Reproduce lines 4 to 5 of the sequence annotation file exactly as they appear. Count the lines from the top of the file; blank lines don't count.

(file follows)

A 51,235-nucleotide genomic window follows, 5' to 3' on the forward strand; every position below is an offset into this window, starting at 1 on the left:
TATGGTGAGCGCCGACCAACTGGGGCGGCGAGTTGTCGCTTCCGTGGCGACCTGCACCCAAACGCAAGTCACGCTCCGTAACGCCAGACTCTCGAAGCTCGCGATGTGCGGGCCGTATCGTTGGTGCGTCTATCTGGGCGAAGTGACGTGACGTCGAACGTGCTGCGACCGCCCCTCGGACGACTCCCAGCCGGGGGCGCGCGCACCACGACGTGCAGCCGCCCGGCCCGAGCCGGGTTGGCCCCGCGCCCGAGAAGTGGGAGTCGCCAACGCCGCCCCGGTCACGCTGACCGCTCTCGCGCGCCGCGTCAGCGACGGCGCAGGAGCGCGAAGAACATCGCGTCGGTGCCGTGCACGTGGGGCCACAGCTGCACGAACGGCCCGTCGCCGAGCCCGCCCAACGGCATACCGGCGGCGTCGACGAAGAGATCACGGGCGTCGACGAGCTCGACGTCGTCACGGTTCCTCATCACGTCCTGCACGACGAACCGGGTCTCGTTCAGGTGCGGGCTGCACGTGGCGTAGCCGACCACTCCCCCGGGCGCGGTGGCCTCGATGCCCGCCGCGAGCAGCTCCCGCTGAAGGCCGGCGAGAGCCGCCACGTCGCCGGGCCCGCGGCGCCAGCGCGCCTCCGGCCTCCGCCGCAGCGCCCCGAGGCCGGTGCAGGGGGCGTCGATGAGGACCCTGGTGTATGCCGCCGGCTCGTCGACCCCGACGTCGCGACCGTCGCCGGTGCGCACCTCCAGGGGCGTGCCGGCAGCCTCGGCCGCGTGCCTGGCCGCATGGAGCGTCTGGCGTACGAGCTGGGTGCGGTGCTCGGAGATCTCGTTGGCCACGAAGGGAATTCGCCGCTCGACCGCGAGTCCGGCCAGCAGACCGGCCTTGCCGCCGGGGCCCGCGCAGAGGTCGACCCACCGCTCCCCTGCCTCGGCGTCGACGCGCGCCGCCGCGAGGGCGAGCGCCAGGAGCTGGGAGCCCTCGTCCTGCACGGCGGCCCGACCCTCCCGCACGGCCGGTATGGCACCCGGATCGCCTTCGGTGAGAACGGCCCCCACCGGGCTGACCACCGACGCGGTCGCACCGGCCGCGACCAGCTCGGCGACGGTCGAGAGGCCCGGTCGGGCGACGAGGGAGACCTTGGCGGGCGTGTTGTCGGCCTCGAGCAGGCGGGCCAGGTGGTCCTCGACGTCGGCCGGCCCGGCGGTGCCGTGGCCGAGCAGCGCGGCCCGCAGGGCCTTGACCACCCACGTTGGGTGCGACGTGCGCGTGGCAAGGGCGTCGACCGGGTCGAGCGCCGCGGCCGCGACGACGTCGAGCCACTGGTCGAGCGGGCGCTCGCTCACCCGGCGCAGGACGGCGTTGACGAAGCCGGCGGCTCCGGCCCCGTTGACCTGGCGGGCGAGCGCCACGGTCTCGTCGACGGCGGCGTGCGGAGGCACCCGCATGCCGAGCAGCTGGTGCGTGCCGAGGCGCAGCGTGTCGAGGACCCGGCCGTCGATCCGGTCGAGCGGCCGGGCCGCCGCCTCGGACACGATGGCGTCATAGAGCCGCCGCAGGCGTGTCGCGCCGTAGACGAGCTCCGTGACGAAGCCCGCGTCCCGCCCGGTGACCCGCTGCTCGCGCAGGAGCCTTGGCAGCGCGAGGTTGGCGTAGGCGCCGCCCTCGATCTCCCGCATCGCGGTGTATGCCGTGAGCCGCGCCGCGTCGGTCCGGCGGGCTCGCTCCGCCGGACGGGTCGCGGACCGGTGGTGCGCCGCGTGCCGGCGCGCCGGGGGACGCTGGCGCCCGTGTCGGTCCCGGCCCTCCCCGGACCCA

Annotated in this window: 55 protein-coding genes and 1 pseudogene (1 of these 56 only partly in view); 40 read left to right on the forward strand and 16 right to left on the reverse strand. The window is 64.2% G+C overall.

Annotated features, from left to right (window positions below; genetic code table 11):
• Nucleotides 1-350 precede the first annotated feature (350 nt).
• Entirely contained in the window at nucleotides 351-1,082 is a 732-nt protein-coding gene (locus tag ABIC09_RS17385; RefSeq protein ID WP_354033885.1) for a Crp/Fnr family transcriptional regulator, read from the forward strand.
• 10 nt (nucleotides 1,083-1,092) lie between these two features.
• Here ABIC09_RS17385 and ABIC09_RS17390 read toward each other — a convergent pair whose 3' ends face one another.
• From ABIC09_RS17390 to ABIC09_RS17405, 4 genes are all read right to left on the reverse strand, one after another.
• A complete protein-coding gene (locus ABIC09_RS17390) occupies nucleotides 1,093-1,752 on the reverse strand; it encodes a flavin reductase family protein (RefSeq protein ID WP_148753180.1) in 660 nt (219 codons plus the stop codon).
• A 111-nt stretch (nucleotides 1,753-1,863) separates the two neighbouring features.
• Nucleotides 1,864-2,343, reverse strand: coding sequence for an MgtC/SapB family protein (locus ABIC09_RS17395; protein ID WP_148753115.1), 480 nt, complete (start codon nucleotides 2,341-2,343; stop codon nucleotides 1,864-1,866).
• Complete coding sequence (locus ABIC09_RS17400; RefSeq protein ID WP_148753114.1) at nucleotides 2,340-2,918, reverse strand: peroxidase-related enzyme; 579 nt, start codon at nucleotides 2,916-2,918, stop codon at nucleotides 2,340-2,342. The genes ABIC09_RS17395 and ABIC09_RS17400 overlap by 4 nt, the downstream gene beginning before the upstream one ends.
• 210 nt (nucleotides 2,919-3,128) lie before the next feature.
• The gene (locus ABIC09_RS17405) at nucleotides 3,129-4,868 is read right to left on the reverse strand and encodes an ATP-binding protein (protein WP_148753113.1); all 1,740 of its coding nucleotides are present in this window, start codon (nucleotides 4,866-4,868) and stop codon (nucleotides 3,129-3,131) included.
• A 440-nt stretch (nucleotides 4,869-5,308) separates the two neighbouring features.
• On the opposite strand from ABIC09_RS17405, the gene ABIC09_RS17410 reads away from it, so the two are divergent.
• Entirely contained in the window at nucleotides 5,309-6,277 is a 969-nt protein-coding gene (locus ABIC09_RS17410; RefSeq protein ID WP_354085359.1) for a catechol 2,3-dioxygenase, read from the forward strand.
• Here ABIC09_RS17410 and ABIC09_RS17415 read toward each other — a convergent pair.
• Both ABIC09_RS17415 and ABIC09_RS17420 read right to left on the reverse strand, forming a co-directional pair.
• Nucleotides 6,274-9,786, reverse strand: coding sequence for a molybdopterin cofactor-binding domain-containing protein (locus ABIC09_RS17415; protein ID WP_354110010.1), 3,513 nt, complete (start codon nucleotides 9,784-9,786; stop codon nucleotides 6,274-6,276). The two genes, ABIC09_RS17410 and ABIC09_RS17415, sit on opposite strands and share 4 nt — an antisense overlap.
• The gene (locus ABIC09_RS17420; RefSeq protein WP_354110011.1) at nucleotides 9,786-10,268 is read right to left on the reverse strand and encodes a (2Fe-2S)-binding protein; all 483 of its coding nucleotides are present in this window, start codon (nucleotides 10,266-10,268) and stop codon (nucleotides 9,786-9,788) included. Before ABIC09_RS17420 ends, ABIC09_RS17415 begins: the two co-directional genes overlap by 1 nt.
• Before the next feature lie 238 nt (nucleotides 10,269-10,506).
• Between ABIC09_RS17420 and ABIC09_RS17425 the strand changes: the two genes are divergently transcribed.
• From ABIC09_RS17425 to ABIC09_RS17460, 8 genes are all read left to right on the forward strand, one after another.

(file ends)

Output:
Annotated features, from left to right (window positions below; genetic code table 11):
• Nucleotides 1-350 precede the first annotated feature (350 nt).